- Race doesn’t always matter. If you’re concerned that your baby will not be adopted or treated well because of their race, you might be pleasantly surprised. Actually, around 40% of adopted babies have a different race than at least one of their adopted parents.
- Strict international adoption rules make your baby more in-demand. It’s more likely that your baby will be adopted since international rules have become more strict.
Babies or infants are, of course, preferred over children of other ages, but some prospective parents have been waiting to adopt for years.
- You can see the requirements that any potential adoptive parents must meet. Every state has its own laws regarding the guidelines and regulations in order for someone to adopt a baby.
But you are welcome to this information so you know that your baby will be in safe hands. How many adoptions are successful are often based on the screening of the prospective parents.
- Studies show that adoptive parents are more involved. Some studies have suggested that parents who adopt a baby or child are more likely to be significantly involved in their life.
Experts suggest that this could be a way to increase the bond between them to make up for the lack of a biological connection. Whatever the reason is, your baby will most likely be well taken care of.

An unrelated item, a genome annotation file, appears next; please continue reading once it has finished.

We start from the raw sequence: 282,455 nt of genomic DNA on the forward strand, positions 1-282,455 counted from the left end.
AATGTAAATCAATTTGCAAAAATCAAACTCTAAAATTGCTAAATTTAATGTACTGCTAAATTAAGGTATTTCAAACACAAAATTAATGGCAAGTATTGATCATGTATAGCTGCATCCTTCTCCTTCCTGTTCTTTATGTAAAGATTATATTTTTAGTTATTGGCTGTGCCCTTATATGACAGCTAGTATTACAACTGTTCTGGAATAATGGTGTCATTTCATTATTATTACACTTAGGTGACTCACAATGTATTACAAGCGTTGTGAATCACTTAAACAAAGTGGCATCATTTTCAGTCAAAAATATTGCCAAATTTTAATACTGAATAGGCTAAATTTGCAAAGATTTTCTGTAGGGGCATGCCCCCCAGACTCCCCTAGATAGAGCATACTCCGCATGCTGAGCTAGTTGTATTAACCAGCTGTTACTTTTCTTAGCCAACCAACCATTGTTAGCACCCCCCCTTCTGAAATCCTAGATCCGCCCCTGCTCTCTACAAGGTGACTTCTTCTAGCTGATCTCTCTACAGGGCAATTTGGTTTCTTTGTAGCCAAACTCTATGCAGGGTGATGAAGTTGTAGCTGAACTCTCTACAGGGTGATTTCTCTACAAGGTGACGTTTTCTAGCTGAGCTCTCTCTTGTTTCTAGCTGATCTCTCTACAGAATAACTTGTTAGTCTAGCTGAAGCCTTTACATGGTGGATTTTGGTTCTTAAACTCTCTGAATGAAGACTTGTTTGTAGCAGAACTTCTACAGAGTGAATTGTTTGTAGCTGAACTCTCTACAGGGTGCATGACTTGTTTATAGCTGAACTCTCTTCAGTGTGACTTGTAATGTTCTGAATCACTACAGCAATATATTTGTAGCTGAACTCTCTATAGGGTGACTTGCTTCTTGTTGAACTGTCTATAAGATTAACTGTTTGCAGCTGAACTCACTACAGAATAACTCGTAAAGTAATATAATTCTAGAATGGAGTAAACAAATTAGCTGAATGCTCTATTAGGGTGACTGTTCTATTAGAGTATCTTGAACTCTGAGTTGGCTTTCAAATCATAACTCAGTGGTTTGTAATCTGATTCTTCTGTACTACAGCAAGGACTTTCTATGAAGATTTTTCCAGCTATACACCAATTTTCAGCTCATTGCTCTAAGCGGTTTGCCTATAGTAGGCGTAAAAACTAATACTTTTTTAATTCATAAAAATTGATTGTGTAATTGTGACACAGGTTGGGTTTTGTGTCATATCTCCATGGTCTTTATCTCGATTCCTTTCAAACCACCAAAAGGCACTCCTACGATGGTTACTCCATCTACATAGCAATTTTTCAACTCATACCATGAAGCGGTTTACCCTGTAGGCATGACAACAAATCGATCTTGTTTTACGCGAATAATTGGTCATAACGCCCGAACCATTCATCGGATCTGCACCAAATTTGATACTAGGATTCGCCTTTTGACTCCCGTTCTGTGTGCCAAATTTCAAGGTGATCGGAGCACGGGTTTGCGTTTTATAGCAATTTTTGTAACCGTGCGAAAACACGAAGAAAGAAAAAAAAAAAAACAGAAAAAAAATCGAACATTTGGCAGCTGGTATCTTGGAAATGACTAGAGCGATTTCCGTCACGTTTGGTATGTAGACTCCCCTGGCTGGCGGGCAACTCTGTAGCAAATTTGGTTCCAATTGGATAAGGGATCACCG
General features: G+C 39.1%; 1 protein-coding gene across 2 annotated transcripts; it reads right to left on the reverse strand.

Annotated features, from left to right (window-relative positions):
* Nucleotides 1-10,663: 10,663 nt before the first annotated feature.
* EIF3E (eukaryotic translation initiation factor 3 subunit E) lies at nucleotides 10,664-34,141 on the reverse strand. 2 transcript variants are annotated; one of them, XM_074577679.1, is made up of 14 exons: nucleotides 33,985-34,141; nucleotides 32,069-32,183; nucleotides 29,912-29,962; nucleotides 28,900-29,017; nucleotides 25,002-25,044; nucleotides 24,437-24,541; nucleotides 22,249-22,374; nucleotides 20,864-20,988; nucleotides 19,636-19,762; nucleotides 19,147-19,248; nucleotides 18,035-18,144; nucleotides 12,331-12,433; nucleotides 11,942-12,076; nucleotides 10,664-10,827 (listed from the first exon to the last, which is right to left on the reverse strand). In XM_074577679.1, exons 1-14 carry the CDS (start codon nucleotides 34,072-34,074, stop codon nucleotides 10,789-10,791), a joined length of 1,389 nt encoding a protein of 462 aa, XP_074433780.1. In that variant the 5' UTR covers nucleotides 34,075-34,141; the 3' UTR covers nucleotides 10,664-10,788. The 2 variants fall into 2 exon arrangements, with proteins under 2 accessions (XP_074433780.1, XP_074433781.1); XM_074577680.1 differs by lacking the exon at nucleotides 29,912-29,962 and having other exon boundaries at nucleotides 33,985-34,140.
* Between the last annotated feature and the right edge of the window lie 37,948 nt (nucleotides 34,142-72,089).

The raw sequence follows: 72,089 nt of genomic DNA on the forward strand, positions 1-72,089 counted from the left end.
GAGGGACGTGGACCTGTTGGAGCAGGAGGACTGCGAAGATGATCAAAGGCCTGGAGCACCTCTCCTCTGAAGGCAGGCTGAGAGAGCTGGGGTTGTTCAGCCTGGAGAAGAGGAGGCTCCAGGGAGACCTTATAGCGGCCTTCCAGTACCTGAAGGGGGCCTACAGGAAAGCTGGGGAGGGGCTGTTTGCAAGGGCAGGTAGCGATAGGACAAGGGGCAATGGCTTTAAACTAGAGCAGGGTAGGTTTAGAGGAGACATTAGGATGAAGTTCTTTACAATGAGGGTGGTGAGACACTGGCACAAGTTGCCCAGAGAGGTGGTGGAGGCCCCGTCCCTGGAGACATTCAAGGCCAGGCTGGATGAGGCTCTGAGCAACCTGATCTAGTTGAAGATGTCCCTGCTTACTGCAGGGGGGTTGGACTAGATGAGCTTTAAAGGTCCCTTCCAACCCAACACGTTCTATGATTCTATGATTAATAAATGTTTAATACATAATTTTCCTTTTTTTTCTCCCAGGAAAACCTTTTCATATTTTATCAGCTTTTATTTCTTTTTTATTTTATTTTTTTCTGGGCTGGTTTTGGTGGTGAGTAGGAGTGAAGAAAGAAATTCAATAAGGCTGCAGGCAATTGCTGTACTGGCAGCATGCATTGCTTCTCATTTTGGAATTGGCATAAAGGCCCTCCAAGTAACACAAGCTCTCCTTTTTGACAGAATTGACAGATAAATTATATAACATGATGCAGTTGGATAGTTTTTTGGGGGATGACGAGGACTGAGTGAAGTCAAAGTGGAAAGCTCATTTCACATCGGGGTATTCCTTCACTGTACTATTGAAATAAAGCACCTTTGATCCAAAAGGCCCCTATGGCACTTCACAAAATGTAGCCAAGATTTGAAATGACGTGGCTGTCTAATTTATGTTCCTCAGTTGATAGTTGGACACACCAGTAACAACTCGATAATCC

- The birth father’s consent is not always necessary. When you work with an adoption agency, they can provide you with legal counsel. With their help, whether you need the father’s consent or not before you give your baby up for adoption will be determined.
- You’ll have someone helping you through each step. You can choose to go out on your own with a private adoption. But if you work with an agency, they will likely pair you with a specialist to guide you through every part of the process. You won’t be alone or without direction. Their job is to answer all your questions and prepare you for the next part of the adoption. If they can’t answer a question, they will point you to someone who can.
- Yes, you can hold your baby, but you don’t have to. Another common myth is that an adopted baby is removed from the birth mother before she has a chance to see the newborn. This is usually a decision discussed ahead of time, but you have the right to change your mind, too.
Hospital adoptions are a complex thing full of emotion. Your agency specialist will help you through this often difficult time, and you can choose to hold your baby or not see them at all – the control is yours.
It’s a Step in the Right Direction for Your Baby
A baby is a miracle and should be cherished and treasured, as well as kept safe. If, for any reason, you don’t think you can offer your baby stability, comfort, health, and the life you want for them, adoption might be the answer. It truly is the opportunity for you to ensure, as best as possible, that your baby has a happy, healthy life.